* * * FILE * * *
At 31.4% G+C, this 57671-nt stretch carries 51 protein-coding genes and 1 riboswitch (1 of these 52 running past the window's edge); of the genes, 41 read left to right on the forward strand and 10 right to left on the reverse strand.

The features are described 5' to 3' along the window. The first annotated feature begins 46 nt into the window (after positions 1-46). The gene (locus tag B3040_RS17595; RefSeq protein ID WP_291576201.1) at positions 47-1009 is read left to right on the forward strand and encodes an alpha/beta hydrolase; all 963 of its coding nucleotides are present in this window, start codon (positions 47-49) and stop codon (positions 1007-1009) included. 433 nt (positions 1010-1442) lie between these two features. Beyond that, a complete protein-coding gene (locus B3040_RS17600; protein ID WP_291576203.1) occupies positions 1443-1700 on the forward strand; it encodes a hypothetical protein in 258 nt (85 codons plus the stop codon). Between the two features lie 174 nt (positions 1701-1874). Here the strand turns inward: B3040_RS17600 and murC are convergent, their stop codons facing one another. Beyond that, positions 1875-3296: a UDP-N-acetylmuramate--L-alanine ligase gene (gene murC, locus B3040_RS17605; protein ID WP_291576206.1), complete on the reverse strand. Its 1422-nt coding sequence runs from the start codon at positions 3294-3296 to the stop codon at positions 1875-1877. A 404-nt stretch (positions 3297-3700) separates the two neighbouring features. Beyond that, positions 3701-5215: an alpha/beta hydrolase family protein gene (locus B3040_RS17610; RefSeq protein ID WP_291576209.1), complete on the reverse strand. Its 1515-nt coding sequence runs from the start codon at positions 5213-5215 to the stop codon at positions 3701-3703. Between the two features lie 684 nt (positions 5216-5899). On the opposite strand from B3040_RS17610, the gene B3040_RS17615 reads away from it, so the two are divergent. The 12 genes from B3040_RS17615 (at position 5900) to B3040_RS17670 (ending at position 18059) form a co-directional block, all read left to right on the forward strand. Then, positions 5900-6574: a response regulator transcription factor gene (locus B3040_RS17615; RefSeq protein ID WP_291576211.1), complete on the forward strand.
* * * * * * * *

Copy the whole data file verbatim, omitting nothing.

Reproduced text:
At 31.4% G+C, this 57671-nt stretch carries 51 protein-coding genes and 1 riboswitch (1 of these 52 running past the window's edge); of the genes, 41 read left to right on the forward strand and 10 right to left on the reverse strand.

The features are described 5' to 3' along the window. The first annotated feature begins 46 nt into the window (after positions 1-46). The gene (locus tag B3040_RS17595; RefSeq protein ID WP_291576201.1) at positions 47-1009 is read left to right on the forward strand and encodes an alpha/beta hydrolase; all 963 of its coding nucleotides are present in this window, start codon (positions 47-49) and stop codon (positions 1007-1009) included. 433 nt (positions 1010-1442) lie between these two features. Beyond that, a complete protein-coding gene (locus B3040_RS17600; protein ID WP_291576203.1) occupies positions 1443-1700 on the forward strand; it encodes a hypothetical protein in 258 nt (85 codons plus the stop codon). Between the two features lie 174 nt (positions 1701-1874). Here the strand turns inward: B3040_RS17600 and murC are convergent, their stop codons facing one another. Beyond that, positions 1875-3296: a UDP-N-acetylmuramate--L-alanine ligase gene (gene murC, locus B3040_RS17605; protein ID WP_291576206.1), complete on the reverse strand. Its 1422-nt coding sequence runs from the start codon at positions 3294-3296 to the stop codon at positions 1875-1877. A 404-nt stretch (positions 3297-3700) separates the two neighbouring features. Beyond that, positions 3701-5215: an alpha/beta hydrolase family protein gene (locus B3040_RS17610; RefSeq protein ID WP_291576209.1), complete on the reverse strand. Its 1515-nt coding sequence runs from the start codon at positions 5213-5215 to the stop codon at positions 3701-3703. Between the two features lie 684 nt (positions 5216-5899). On the opposite strand from B3040_RS17610, the gene B3040_RS17615 reads away from it, so the two are divergent. The 12 genes from B3040_RS17615 (at position 5900) to B3040_RS17670 (ending at position 18059) form a co-directional block, all read left to right on the forward strand. Then, positions 5900-6574: a response regulator transcription factor gene (locus B3040_RS17615; RefSeq protein ID WP_291576211.1), complete on the forward strand.